In the post Wedding Cake, Part 1 I discussed how the past year of idle waiting the topper to my wife and I's wedding cake has been forced to undergo as well as the multi-layered, multi-medium wrapping that took place.
The cake made the successful almost 1000 mile journey with no problem and the defrosting process seemed to be beginning. Upon arrival at my parents house I transferred it to the micro-fridge in my parents basement.

Perhaps in this update it is an appropriate time to post a picture of our wedding cake. (It is posted to the right). The four layers have small miniature flowers on the sides with beaded piping around the edges and is adorned with live Gerber daisies (my wife's favorite flower).

I love cake, and so I was very excited the enjoy fresh wedding cake at my sister's wedding on Saturday. Like my wife and I, her cake had different flavors on different layers. I had a slice of almond poppyseed with raspberry (my favorite) as well as a slice of classic white with white frosting.

My sister's beautiful wedding cake is pictured at left with live roses, her favorite flower.

And although the catering company removed the top of her cake and boxed it up separately, the bakery my sister and her husband used have a special deal were they give you a small cake on your one year anniversary so they don't have to contend with the cake toping challenge.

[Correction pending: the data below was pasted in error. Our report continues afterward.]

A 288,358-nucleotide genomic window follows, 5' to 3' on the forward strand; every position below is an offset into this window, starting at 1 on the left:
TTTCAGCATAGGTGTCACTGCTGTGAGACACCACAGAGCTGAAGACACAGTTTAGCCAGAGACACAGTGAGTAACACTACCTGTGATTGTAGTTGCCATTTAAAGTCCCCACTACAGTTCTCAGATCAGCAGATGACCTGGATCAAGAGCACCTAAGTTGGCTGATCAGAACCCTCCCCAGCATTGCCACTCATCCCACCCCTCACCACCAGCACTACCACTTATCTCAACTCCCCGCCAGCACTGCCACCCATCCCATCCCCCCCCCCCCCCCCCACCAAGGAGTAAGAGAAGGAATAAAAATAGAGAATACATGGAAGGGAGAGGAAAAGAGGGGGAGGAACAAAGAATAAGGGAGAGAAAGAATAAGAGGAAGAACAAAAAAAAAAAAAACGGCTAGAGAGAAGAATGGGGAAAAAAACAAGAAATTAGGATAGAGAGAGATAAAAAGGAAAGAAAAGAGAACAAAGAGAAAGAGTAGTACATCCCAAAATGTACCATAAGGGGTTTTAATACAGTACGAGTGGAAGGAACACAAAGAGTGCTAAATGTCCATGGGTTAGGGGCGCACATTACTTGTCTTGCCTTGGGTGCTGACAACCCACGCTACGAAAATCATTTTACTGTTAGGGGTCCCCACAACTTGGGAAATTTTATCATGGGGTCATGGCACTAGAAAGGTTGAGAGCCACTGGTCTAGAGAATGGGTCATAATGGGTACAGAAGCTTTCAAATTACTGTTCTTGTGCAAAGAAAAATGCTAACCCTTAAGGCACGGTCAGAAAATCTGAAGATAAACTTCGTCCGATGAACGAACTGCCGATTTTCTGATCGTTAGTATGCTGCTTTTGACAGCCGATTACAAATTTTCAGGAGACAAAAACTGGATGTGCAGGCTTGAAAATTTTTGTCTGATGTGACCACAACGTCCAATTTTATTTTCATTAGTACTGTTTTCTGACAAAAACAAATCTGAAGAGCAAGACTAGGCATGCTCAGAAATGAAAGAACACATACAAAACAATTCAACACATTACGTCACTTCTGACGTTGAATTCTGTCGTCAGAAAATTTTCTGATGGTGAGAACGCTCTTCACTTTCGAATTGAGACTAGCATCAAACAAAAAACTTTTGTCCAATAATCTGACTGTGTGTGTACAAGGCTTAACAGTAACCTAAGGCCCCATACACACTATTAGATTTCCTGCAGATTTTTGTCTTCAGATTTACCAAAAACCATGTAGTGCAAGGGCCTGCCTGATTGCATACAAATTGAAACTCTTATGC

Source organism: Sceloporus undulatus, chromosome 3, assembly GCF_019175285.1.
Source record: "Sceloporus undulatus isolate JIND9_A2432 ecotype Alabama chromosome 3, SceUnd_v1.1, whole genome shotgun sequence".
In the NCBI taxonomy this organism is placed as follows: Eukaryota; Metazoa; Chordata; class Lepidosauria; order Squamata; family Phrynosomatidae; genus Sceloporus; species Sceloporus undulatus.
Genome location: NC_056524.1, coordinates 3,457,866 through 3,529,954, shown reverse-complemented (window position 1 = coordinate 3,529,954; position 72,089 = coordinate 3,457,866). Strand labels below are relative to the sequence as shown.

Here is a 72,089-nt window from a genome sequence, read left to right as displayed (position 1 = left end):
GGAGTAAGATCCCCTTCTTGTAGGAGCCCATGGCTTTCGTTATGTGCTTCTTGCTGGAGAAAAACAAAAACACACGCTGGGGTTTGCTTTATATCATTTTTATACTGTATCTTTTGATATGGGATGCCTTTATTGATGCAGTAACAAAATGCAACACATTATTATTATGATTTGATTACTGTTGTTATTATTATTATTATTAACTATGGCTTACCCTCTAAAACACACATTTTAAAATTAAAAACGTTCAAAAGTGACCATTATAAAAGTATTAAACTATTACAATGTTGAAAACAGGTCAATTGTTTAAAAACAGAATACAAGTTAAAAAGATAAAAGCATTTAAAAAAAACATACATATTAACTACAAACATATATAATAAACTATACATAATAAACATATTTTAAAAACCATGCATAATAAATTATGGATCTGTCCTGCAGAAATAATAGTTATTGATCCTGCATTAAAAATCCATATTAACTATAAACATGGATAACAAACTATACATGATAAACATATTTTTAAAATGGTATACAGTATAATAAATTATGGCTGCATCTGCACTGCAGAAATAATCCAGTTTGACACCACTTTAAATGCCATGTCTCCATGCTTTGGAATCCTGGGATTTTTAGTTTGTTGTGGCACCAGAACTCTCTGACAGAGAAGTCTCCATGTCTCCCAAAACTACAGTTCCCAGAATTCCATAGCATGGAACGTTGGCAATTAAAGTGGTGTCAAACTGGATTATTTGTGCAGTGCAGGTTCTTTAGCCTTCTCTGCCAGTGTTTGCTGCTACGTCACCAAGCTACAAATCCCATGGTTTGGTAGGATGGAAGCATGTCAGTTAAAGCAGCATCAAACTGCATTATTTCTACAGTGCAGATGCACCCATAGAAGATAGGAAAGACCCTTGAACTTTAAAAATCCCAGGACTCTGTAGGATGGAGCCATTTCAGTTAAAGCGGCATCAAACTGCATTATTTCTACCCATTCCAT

After the wedding reception we hung out with our large family (bride and groom excluded of course), and after the party ended my wife and I left to begin our anniversary trip. We loaded up the cake from my parents refrigerator and returned it to the cooler and trekked it with us inside of the hotel.

And we had waited long enough, I was set on waiting one more day until our actual anniversary. Being resourceful I added a bucket of ice to the cooler to help keep the wrapped cake topper cool.

Stayed tuned for the conclusion to the 1 year old wedding cake saga.

Monday, July 24, 2006

Church Sign #17

Is this sign describing the pastor or alerting us to the topic of next weeks sermon?



Haven't posted one of these for awhile. See actual church signs that make you laugh or say "hum" then snap a picture and e-mail them to me at strangeculture@gmail.com

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Friday, July 21, 2006

Dakota Fanning's Controversial Content in Hounddog

I looked at my blog stats today and was very surprised to see an unusual amount of google hits, most of which were people searching something to the effect of "Dakota Fanning Hounddog."

All of these google searches are being directed to my post about the movie Hounddog. Hounddog is a movie where a young girl (Fanning) overcomes the side effects of sexual abuse by singing and dancing like Elvis.

Well obviously this is a gutsy role for Fanning, the 12-year-old girl who seems as though she could do it all...BUT there is new controversy.

According to Cinematical there are some heavy hitting scenes in this film where Dakota Fanning is "raped in one explicit scene and to appear naked or clad only in 'underpants' in several other horrifying moments."